Urbanization, Mortality, and Fertility in Malthusian England


The modern world is the product of two momentous changes: the Industrial Revolution of 1800, which brought sustained efficiency advances in economies, and the Demographic Transition of 1900, which channeled those efficiency advances mainly into increased income per capita, instead of increases in population. How these revolutions were connected has been a persistent unsolved puzzle in the history of growth. The Demographic Transition was achieved without any improvement in contraceptive technologies from those of 1800 and earlier. It was a possibility for all preindustrial societies. Why did it occur only after the Industrial Revolution? The key component of the Malthusian economy which reigned before 1800 was a rise in net fertility, numbers of surviving children, with a rise in income. Yet a standard feature of the modern world is a decline of fertility with income. Theories of economic growth that do not simply invoke an exogenous shift in fertility preferences must reconcile these divergent demographic behaviors into a common objective shared by preand postindustrial parents. This has been done, for example, by assuming a subsistence consumption minimum that has to be achieved before children can be born, so that for a range of incomes just above the minimum, the fertility-income relationship is positive, yet for higher incomes it becomes neutral or negative (Oded Galor and David Weil 2000; Robert E. Lucas 2002; Galor and Omer Moav 2002). This assumption is at variance with the experience of countries like Disease anD Development: Historical anD contemporary perspectives †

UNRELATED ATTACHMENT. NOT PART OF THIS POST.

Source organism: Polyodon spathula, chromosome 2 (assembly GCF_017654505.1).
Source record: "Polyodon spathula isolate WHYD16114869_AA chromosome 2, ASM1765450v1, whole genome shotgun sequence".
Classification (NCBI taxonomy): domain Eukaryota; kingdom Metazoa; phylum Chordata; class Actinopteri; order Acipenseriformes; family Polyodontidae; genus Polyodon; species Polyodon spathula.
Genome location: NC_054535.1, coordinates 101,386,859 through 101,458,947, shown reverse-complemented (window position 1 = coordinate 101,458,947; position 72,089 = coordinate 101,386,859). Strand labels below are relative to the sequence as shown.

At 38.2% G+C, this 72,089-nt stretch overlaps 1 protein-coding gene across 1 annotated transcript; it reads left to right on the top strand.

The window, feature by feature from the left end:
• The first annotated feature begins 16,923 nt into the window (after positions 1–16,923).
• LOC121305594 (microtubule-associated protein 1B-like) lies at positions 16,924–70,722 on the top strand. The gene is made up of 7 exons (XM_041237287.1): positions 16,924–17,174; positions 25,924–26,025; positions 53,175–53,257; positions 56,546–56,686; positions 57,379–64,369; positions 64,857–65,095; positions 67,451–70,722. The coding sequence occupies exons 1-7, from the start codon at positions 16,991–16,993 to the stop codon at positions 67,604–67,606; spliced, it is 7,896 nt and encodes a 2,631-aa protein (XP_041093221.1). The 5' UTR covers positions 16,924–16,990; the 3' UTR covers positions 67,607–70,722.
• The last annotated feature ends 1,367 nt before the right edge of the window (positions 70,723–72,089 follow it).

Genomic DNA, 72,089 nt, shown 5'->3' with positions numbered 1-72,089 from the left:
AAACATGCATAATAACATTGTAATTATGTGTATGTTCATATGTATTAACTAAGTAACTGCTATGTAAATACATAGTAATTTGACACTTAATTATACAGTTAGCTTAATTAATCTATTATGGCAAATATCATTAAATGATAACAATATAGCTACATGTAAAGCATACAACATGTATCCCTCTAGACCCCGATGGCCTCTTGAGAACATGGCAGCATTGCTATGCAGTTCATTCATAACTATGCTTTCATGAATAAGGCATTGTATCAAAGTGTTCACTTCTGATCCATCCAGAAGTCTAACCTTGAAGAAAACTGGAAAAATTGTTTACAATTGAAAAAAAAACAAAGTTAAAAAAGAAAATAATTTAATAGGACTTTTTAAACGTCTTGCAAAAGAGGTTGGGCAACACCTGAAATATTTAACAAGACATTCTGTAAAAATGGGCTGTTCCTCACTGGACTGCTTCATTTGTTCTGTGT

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@inproceedings{Cummins2009UrbanizationMA, title={Urbanization, Mortality, and Fertility in Malthusian England}, author={Neil Cummins}, year={2009} }